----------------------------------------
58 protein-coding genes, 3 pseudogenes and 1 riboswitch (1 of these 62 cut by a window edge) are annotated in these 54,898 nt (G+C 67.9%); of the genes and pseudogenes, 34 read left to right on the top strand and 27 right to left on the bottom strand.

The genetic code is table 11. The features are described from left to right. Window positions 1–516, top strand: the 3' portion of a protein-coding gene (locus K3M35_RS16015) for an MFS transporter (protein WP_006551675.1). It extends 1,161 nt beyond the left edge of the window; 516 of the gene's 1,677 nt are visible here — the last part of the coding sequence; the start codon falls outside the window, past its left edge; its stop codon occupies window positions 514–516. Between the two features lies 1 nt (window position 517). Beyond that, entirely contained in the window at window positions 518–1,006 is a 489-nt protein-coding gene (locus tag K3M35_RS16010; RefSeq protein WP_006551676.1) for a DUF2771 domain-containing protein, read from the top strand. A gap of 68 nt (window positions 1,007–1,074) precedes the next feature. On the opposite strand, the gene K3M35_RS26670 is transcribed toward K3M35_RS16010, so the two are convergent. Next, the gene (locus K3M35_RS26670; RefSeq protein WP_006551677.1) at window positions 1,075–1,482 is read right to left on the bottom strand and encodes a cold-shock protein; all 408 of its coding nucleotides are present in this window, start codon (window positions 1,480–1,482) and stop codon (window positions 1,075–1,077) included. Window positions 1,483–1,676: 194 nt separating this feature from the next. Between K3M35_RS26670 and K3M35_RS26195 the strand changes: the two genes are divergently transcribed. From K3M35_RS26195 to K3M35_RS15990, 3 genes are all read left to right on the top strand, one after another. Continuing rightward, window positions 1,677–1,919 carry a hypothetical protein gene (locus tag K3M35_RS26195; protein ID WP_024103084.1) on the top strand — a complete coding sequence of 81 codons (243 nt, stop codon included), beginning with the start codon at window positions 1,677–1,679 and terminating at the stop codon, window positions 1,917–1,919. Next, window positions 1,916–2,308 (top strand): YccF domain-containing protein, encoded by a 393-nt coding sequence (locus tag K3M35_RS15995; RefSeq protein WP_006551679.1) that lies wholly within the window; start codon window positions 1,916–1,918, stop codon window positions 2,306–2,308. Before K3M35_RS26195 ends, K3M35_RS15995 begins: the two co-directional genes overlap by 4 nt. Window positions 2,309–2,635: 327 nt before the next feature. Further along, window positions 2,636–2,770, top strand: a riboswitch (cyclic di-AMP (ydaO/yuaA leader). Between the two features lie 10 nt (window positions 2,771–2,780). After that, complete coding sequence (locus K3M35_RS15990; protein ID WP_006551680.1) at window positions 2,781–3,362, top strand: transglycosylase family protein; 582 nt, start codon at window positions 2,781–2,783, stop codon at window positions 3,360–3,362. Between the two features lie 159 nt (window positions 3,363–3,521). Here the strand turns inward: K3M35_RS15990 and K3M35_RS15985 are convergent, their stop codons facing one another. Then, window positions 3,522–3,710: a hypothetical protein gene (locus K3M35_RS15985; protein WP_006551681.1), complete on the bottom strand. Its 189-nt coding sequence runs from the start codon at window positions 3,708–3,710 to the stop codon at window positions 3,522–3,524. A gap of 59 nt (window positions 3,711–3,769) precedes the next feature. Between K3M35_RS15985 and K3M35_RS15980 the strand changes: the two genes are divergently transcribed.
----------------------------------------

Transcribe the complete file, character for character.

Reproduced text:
58 protein-coding genes, 3 pseudogenes and 1 riboswitch (1 of these 62 cut by a window edge) are annotated in these 54,898 nt (G+C 67.9%); of the genes and pseudogenes, 34 read left to right on the top strand and 27 right to left on the bottom strand.

The genetic code is table 11. The features are described from left to right. Window positions 1–516, top strand: the 3' portion of a protein-coding gene (locus K3M35_RS16015) for an MFS transporter (protein WP_006551675.1). It extends 1,161 nt beyond the left edge of the window; 516 of the gene's 1,677 nt are visible here — the last part of the coding sequence; the start codon falls outside the window, past its left edge; its stop codon occupies window positions 514–516. Between the two features lies 1 nt (window position 517). Beyond that, entirely contained in the window at window positions 518–1,006 is a 489-nt protein-coding gene (locus tag K3M35_RS16010; RefSeq protein WP_006551676.1) for a DUF2771 domain-containing protein, read from the top strand. A gap of 68 nt (window positions 1,007–1,074) precedes the next feature. On the opposite strand, the gene K3M35_RS26670 is transcribed toward K3M35_RS16010, so the two are convergent. Next, the gene (locus K3M35_RS26670; RefSeq protein WP_006551677.1) at window positions 1,075–1,482 is read right to left on the bottom strand and encodes a cold-shock protein; all 408 of its coding nucleotides are present in this window, start codon (window positions 1,480–1,482) and stop codon (window positions 1,075–1,077) included. Window positions 1,483–1,676: 194 nt separating this feature from the next. Between K3M35_RS26670 and K3M35_RS26195 the strand changes: the two genes are divergently transcribed. From K3M35_RS26195 to K3M35_RS15990, 3 genes are all read left to right on the top strand, one after another. Continuing rightward, window positions 1,677–1,919 carry a hypothetical protein gene (locus tag K3M35_RS26195; protein ID WP_024103084.1) on the top strand — a complete coding sequence of 81 codons (243 nt, stop codon included), beginning with the start codon at window positions 1,677–1,679 and terminating at the stop codon, window positions 1,917–1,919. Next, window positions 1,916–2,308 (top strand): YccF domain-containing protein, encoded by a 393-nt coding sequence (locus tag K3M35_RS15995; RefSeq protein WP_006551679.1) that lies wholly within the window; start codon window positions 1,916–1,918, stop codon window positions 2,306–2,308. Before K3M35_RS26195 ends, K3M35_RS15995 begins: the two co-directional genes overlap by 4 nt. Window positions 2,309–2,635: 327 nt before the next feature. Further along, window positions 2,636–2,770, top strand: a riboswitch (cyclic di-AMP (ydaO/yuaA leader). Between the two features lie 10 nt (window positions 2,771–2,780). After that, complete coding sequence (locus K3M35_RS15990; protein ID WP_006551680.1) at window positions 2,781–3,362, top strand: transglycosylase family protein; 582 nt, start codon at window positions 2,781–2,783, stop codon at window positions 3,360–3,362. Between the two features lie 159 nt (window positions 3,363–3,521). Here the strand turns inward: K3M35_RS15990 and K3M35_RS15985 are convergent, their stop codons facing one another. Then, window positions 3,522–3,710: a hypothetical protein gene (locus K3M35_RS15985; protein WP_006551681.1), complete on the bottom strand. Its 189-nt coding sequence runs from the start codon at window positions 3,708–3,710 to the stop codon at window positions 3,522–3,524. A gap of 59 nt (window positions 3,711–3,769) precedes the next feature. Between K3M35_RS15985 and K3M35_RS15980 the strand changes: the two genes are divergently transcribed.